We need real alternatives to the Establishment political duopoly in this country, and real action on pressing issues like climate change, police reform, and a more equitable distribution of wealth. And the best way to achieve that is for Sanders to run strong into the convention, demand progressive planks in the party platform and a running mate acceptable to progressives as conditions for his endorsement and support, and then to continue what his campaign started by organizing his supporters to stay involved in politics and set ourselves up for future political and electoral victories.

“What seems impossible today in fact happens when millions of people demand that it happens. Please do not tell me that the United States can’t do what every other major country does and guarantee health care for all people as a right. Don’t tell me that the United States can’t do what Germany and Scandinavia do today and provide free tuition at their colleges and universities. Don’t tell me that the United States has to be the only major country not to guarantee paid family and medical leave. Don’t tell me that we have to have to highest rate of childhood poverty of almost every major country or that our infrastructure, our roads, and our bridges have to continue to collapse. Don’t tell me that we have to continue having a broken campaign finance system or a grotesque level of income and wealth inequality,” he said in Oakland at the end of his speech. “The truth is that if we stand together, we can address all of these issues.”

Senator Bernie Sanders.

Senator Bernie Sanders.

And don’t tell me that this movement — supported by over 9 million Americans who have voted for Sanders so far this election, and the millions more votes that he’s going to receive in California on Tuesday — is going to end when Sanders eventually concedes the election.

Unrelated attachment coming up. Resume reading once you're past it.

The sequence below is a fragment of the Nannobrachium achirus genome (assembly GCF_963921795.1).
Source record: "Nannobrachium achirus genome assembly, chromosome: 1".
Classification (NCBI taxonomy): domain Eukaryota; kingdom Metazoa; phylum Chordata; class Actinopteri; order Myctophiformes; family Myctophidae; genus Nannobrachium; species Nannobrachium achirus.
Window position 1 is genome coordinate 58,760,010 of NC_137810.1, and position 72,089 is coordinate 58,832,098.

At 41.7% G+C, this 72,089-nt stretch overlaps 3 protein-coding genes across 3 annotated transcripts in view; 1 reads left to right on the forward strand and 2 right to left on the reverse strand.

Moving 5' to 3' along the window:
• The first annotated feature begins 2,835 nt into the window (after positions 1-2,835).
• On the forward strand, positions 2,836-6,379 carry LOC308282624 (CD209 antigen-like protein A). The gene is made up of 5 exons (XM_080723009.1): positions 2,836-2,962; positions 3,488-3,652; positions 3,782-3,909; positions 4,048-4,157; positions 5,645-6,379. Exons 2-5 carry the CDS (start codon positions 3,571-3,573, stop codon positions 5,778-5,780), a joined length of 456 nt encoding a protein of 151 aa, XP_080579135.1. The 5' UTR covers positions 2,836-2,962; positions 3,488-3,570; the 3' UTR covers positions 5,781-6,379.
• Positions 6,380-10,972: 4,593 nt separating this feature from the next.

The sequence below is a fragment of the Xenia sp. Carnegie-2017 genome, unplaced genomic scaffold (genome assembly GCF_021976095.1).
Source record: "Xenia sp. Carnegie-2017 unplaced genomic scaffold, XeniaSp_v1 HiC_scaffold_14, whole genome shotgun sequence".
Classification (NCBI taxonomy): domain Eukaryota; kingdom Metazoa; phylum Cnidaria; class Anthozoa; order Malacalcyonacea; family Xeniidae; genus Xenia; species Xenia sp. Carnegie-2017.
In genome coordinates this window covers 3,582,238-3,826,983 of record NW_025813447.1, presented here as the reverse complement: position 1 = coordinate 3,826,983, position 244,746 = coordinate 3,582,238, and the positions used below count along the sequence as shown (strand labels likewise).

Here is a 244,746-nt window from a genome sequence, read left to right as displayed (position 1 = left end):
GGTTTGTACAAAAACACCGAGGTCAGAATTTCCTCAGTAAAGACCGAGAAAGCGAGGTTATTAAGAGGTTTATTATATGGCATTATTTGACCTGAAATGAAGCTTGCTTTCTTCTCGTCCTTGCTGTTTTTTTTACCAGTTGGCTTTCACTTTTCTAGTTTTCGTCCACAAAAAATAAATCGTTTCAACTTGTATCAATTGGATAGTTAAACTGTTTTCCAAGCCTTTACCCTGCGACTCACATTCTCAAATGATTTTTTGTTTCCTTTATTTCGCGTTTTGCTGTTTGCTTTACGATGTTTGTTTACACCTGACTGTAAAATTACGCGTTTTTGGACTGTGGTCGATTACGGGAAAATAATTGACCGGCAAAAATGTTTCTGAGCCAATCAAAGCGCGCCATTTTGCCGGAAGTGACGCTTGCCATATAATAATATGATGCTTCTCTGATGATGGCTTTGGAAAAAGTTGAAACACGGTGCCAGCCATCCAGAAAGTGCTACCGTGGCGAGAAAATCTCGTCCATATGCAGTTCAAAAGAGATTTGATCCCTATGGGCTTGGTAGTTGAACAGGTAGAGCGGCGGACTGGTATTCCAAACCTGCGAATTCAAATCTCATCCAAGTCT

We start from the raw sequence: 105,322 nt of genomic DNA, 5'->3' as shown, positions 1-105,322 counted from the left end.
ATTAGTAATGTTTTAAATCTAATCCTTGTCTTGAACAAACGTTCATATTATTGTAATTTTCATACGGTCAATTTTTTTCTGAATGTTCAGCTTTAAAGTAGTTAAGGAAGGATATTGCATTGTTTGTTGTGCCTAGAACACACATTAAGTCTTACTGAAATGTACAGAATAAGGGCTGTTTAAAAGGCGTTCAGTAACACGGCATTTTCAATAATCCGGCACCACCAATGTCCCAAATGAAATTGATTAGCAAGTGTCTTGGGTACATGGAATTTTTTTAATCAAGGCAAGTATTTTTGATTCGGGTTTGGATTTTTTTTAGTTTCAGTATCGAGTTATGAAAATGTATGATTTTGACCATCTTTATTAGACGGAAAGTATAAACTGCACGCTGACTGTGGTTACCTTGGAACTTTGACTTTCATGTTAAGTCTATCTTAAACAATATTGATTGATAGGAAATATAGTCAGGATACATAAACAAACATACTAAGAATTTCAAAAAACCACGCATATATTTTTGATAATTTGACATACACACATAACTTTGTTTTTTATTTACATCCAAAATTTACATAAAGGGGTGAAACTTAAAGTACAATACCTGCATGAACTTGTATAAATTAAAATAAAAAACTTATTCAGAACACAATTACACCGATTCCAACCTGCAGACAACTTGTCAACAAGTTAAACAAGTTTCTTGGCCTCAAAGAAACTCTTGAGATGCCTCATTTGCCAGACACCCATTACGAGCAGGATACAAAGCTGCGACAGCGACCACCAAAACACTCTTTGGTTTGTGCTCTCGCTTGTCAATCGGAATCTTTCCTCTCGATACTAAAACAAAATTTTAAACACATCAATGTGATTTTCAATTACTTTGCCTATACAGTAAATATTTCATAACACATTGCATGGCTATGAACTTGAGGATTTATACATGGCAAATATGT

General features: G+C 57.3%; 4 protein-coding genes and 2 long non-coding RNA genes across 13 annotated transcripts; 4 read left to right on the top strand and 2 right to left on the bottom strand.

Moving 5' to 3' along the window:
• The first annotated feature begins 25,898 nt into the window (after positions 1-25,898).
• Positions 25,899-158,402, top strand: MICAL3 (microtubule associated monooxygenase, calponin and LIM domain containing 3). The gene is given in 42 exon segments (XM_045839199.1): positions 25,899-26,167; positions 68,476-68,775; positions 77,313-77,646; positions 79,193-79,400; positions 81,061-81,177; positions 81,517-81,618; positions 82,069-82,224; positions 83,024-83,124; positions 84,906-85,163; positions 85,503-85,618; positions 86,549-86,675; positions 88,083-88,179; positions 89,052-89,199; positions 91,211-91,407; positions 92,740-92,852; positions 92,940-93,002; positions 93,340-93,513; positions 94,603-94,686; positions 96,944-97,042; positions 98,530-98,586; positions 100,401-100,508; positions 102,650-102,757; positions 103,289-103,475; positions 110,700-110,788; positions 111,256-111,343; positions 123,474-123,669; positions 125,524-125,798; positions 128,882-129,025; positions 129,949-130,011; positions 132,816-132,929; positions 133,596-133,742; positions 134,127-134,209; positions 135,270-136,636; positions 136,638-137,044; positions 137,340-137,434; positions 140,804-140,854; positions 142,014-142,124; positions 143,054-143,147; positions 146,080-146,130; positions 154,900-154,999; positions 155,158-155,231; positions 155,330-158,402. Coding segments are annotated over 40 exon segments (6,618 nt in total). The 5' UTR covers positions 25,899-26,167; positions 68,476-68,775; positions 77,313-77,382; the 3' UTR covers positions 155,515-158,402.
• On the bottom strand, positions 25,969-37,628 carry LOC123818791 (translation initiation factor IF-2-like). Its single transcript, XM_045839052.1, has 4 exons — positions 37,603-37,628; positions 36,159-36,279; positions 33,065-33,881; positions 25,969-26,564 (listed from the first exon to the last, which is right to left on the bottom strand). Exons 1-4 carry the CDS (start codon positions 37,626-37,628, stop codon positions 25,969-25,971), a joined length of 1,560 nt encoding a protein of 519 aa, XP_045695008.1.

We, like Bernie, are in this for the long haul.

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Steven T. Jones has been a political journalist in California for about 25 years, most recently with the San Francisco Bay Guardian.

  • PatrickMonkRn

    Luke, you old wanker, so good to see FCJ back in the mix.
    Steve, thanks for this. Are you still wearing those ugly golfer pants,

    • fogcityjournal

      Troll alert! 🙂

  • Jerry Jarvis

    A hard fought revolution gave us America.

  • Ralph E. Stone

    I voted for Bernie in the California primary. Now that Hillary Clinton is the Democratic Party’s presumptive presidential candidate, the Democratic Party must open the Convention to at least some of Sanders’ progressive ideas and give him a meaningful say in the Party’s platform. If Sanders’ supporters are satisfied at the Convention, there is plenty of time between July and November for Sanders to play a unifying role to help beat Donald Trump. The alternative is a Trump presidency with Sanders relegated to a footnote in history. I doubt Sanders’ movement could survive a four or eight year Trump presidency. True for some, it will be choosing the lesser of two evils in November. But God help us if that choice is Donald Trump. I am voting for Hillary Clinton in November.